4-H introduces children to robotics, STEM programs
By Michaela Parker
MSU Extension Service
ARTESIA, Miss. -- Children’s faces lit up as they watched their bright-blue robots glide across the floor at their commands.
Nate Peterson, community development coordinator for Artesia, watched his 32 summer campers beam with excitement as they played with robots for the first time. Peterson worked alongside camp director Betty Sanders to coordinate sports, educational demonstrations and other activities for local children to enjoy while their parents were at work.
Peterson said he wanted the children to get excited about science, technology, engineering and mathematics programs and knew the 4-H robotics program was the perfect resource.
He contacted Mariah Morgan, an assistant professor with the Mississippi State University Extension Center for Technology Outreach, to help bring the robotics program to Artesia.
“With the MSU Extension Service, we love to share the resources and knowledge of the university with the people of Mississippi,” Morgan said. “Through opportunities like these, we showcase programming, coding and robotics so that these kids can get a head start on what Mississippi’s future will look like.”
Morgan guided the children through the process of programming Dash robots. Children also learned how to program their own video games, as well as generate electricity using a battery, aluminum foil and a lightbulb.
Using iPads, the children commanded their robots to move, flash lights and make sounds.
Cameron Brooks, 11, was one of the many children fascinated by the experience.
“I really liked doing this today,” Brooks said. “It was a lot of fun to play with the robots and learn how they work. I’ve never seen anything like this before.”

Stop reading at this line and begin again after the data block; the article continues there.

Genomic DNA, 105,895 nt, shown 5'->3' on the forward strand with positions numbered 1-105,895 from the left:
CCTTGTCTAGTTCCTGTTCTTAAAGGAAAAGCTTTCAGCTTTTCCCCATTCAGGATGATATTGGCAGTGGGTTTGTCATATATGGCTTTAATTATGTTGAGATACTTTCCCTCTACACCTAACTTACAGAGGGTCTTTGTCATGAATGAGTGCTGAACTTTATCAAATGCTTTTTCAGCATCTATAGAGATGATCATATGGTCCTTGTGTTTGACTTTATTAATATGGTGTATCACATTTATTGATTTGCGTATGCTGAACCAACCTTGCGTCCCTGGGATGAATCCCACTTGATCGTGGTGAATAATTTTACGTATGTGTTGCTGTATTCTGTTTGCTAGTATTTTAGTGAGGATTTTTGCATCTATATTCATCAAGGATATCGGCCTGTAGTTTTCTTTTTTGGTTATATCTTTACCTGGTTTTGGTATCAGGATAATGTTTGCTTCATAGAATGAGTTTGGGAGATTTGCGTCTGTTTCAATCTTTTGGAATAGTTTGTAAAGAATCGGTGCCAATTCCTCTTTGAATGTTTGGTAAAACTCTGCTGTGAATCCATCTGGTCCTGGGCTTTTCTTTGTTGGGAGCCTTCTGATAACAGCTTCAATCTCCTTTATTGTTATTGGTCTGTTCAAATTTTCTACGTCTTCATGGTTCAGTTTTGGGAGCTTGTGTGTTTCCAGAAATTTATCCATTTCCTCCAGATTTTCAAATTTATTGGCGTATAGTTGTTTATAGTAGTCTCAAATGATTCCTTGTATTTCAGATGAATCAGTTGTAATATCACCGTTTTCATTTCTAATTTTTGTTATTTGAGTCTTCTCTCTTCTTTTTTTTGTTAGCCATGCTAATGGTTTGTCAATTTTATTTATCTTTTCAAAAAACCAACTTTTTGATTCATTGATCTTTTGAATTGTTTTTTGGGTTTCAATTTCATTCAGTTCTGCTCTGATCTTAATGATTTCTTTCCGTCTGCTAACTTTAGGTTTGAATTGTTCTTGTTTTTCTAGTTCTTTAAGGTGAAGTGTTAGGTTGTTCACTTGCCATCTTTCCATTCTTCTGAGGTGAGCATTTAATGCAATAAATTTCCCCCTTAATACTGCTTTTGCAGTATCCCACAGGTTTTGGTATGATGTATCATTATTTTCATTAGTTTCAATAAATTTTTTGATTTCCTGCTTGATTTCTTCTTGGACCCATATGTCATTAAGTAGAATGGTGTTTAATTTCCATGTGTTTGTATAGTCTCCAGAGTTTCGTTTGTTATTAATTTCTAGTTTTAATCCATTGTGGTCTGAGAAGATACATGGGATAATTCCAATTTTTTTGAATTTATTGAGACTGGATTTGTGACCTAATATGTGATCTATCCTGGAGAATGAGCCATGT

Like Brooks, many of the children at the camp discovered robotics, coding and algorithms for the first time through the program. He asked Morgan how he could code robots at home.
“I think this camp gave the kids the opportunity to see what’s out there. It also showed them they are capable of doing these things,” Morgan said. “They saw that they can learn new things even when they are not in school, and they can have a lot of fun doing it.”
As Morgan told the children, less than 8 percent of college students study computer science. Sharing STEM subjects with children at a young age increases the chances of them pursuing education in these fields.
“Technology is the next generation of innovation,” Peterson said. “I want to make sure these kids are involved with innovation and are learning how to properly use technology.”
Peterson worked with the Mississippi State University Extension Service as the community resource development coordinator and county agent in Sunflower County before moving to Artesia. He has more plans to incorporate the MSU Extension Service into his community development efforts.
“I want to see a 4-H club started here in Artesia,” he said. “I feel like that would give these kids the chance to experience to robotics and other different programs, and it would help strengthen our community.”